• Han Dynasty (Upper West Side)

    A trendy Sichuan-style Chinese restaurant known for spicy food (though, I didn’t feel that the food was noticeably spicier than other restaurants).

  • Shigure (TriBeCa)

    A Japanese sake bar and restaurant, featuring some washoku (Western-style) dishes like hamburg steak as well as standard dishes (curry, ramen, donburi, etc).

  • Aux Epices (Chinatown)

    A French-Malaysian restaurant. Cash only! A rather small space, with a “garden” and some benches out front to sit in.

Maybe worth considering:

  • Bricolage (Park Slope)

    A Vietnamese fusion restaurant/bar (example: roast duck banh mi). Reasonable food, with a pleasant garden dining area in the back, but not quite worth the prices.

  • The Milton (Upper East Side)

    A British (or American? but hey, fish and chips) restaurant.

  • The Smith (NoMad)

    Your standard hip brunch spot with a forgettably hip interior and dishes consisting of eggs or pancakes along with the latest trendy ingredients.

  • Aroy Dee (FiDi)

    A Thai restaurant with rather large portions (and good value, for the neighborhood), but a small space.

  • Sushi Damo (Hell’s Kitchen)

    A sushi restaurant with some donburi. I didn’t feel it was anything special, and it was pricey; their unagi don (eel on rice) was too sweet, and tasted like it was store-bought.

  • Felix (SoHo)

    A Brazilian restaurant with an open-air space. Pretty, but nothing notable.

  • Flaming Kitchen (Chinatown)

    A standard Chinese-American restaurant with a nice space, but nothing notable food-wise. Take less adventurous friends here; it feels more upscale than your standard Chinese place.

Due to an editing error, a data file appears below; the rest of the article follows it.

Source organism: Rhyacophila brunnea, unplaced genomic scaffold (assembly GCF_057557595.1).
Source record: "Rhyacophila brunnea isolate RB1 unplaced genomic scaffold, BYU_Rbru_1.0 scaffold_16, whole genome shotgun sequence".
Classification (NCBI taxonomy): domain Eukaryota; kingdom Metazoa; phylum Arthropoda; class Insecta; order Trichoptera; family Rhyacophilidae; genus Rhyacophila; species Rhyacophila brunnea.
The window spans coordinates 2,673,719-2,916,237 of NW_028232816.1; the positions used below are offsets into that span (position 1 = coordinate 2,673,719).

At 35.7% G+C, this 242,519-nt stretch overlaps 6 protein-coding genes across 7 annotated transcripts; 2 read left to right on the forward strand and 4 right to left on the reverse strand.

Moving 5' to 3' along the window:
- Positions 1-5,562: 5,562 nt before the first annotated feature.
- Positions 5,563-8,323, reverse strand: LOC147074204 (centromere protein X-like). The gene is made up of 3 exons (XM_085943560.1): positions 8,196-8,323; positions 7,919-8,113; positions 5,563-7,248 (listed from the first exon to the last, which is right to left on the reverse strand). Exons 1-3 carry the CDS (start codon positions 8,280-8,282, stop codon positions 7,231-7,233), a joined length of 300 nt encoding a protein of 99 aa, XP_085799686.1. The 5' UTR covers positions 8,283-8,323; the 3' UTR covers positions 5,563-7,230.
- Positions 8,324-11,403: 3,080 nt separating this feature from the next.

• Cafe China (Midtown)

    While Michelin starred, there’s nothing special here: food is solid, but not exceptional. Laziji was dry and overcooked, with leathery (not crispy) chicken, and dishes were often too oily. Shuizhuyu was mostly soup, whereas even in a second-rate Chinese restaurant in Phoenix it would normally be a heaping bowl of highly spiced fish.

  • Chuko (Prospect Heights)

    Ramen, $18

    Reasonable ramen, but an extremely poor value: the base bowl includes no toppings (except a few vegetables), with a single piece of pork costing $1.50. Just head over to Ramen Danbo instead.

  • Hao Noodle (Greenwich Village)

    An upscale Chinese restaurant (though I couldn’t place it to any particular region). Food is actually quite nice: try the eight-spice fried tofu, mildly spiced with a thin, crisp outer shell and soft tofu inside. Unfortunately, portions are rather tiny for what you get.


  • Kiin Thai (Greenwich Village)

    A Thai restaurant with large portions—the roast duck on rice was practically half a duck and impressively crisp.

    Sadly closed, as of June 2019.


  • Miramar (FiDi)

    A standard Italian seafood restaurant, with high prices, outsized portions, rubbery calamari, and waterfront views.

Bonus: 2019 Film Ranking (So Far)

  1. Into the Spider-Verse

    Things I couldn’t handle: oh man, Spider-Man takes the Q train.

  2. Kimi no Suizou wo Tabetai (I Want to Eat Your Pancreas)

    The English dub is actually reasonable; I didn’t feel like I missed anything. Awkwardly enough, Pancreas has better fireworks than Fireworks (and less depressing ones than Koe no Katachi).

  3. A Dog’s Journey

    It’s really weird to see an Asian male as the primary love interest in a film.

(Koe no Katachi/A Silent Voice was a rewatch, so it doesn’t count—but it would be at the top of the list.)

Museums, Classes, Concerts, and Other Things

  • Dumpling Class at King’s Co. Imperial